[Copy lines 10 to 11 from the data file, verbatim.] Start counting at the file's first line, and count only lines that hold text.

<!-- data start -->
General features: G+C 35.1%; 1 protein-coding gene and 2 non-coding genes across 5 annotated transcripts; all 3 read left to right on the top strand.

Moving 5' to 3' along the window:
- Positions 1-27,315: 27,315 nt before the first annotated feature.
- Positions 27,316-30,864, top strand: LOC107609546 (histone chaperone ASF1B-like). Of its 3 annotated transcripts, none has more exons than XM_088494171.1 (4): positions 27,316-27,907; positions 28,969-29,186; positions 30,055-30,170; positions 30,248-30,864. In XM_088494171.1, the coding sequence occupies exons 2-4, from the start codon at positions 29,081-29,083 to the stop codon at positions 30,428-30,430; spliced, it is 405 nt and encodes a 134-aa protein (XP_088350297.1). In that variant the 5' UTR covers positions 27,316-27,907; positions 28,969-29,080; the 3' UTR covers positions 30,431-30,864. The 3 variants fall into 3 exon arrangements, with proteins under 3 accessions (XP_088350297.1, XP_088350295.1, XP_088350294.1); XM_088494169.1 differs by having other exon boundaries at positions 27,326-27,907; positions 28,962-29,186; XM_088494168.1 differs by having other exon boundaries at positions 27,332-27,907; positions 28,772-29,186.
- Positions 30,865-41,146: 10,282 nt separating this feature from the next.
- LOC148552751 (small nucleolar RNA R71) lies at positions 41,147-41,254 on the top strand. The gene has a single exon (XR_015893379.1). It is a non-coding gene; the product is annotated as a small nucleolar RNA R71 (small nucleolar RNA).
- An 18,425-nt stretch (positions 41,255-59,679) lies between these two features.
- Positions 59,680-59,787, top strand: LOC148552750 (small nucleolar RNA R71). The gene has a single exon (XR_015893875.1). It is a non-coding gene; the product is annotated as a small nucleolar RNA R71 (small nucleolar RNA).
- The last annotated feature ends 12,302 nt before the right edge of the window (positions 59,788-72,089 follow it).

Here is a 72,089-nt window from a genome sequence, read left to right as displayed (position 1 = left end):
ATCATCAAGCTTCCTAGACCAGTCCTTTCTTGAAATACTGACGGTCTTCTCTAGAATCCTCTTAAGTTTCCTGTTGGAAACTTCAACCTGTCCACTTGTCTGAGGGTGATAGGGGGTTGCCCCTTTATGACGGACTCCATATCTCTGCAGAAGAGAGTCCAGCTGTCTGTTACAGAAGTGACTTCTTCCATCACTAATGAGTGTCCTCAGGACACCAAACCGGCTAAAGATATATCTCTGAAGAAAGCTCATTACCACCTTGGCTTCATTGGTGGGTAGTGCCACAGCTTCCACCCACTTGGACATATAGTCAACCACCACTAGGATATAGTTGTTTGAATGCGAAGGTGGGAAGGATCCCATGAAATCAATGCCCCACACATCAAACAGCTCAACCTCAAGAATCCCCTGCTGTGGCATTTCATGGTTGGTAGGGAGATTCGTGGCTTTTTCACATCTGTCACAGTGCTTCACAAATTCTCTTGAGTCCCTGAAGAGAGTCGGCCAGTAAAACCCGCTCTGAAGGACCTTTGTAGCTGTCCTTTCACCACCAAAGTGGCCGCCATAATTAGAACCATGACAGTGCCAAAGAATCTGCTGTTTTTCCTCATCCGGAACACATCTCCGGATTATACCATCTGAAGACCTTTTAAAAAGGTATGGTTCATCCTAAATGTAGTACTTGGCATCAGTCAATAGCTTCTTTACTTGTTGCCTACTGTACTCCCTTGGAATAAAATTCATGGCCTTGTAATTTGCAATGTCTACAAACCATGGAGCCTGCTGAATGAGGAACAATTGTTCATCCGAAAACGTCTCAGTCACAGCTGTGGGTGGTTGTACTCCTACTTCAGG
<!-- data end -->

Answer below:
Here is a 72,089-nt window from a genome sequence, read left to right as displayed (position 1 = left end):
ATCATCAAGCTTCCTAGACCAGTCCTTTCTTGAAATACTGACGGTCTTCTCTAGAATCCTCTTAAGTTTCCTGTTGGAAACTTCAACCTGTCCACTTGTCTGAGGGTGATAGGGGGTTGCCCCTTTATGACGGACTCCATATCTCTGCAGAAGAGAGTCCAGCTGTCTGTTACAGAAGTGACTTCTTCCATCACTAATGAGTGTCCTCAGGACACCAAACCGGCTAAAGATATATCTCTGAAGAAAGCTCATTACCACCTTGGCTTCATTGGTGGGTAGTGCCACAGCTTCCACCCACTTGGACATATAGTCAACCACCACTAGGATATAGTTGTTTGAATGCGAAGGTGGGAAGGATCCCATGAAATCAATGCCCCACACATCAAACAGCTCAACCTCAAGAATCCCCTGCTGTGGCATTTCATGGTTGGTAGGGAGATTCGTGGCTTTTTCACATCTGTCACAGTGCTTCACAAATTCTCTTGAGTCCCTGAAGAGAGTCGGCCAGTAAAACCCGCTCTGAAGGACCTTTGTAGCTGTCCTTTCACCACCAAAGTGGCCGCCATAATTAGAACCATGACAGTGCCAAAGAATCTGCTGTTTTTCCTCATCCGGAACACATCTCCGGATTATACCATCTGAAGACCTTTTAAAAAGGTATGGTTCATCCTAAATGTAGTACTTGGCATCAGTCAATAGCTTCTTTACTTGTTGCCTACTGTACTCCCTTGGAATAAAATTCATGGCCTTGTAATTTGCAATGTCTACAAACCATGGAGCCTGCTGAATGAGGAACAATTGTTCATCCGAAAACGTCTCAGTCACAGCTGTGGGTGGTTGTACTCCTACTTCAGG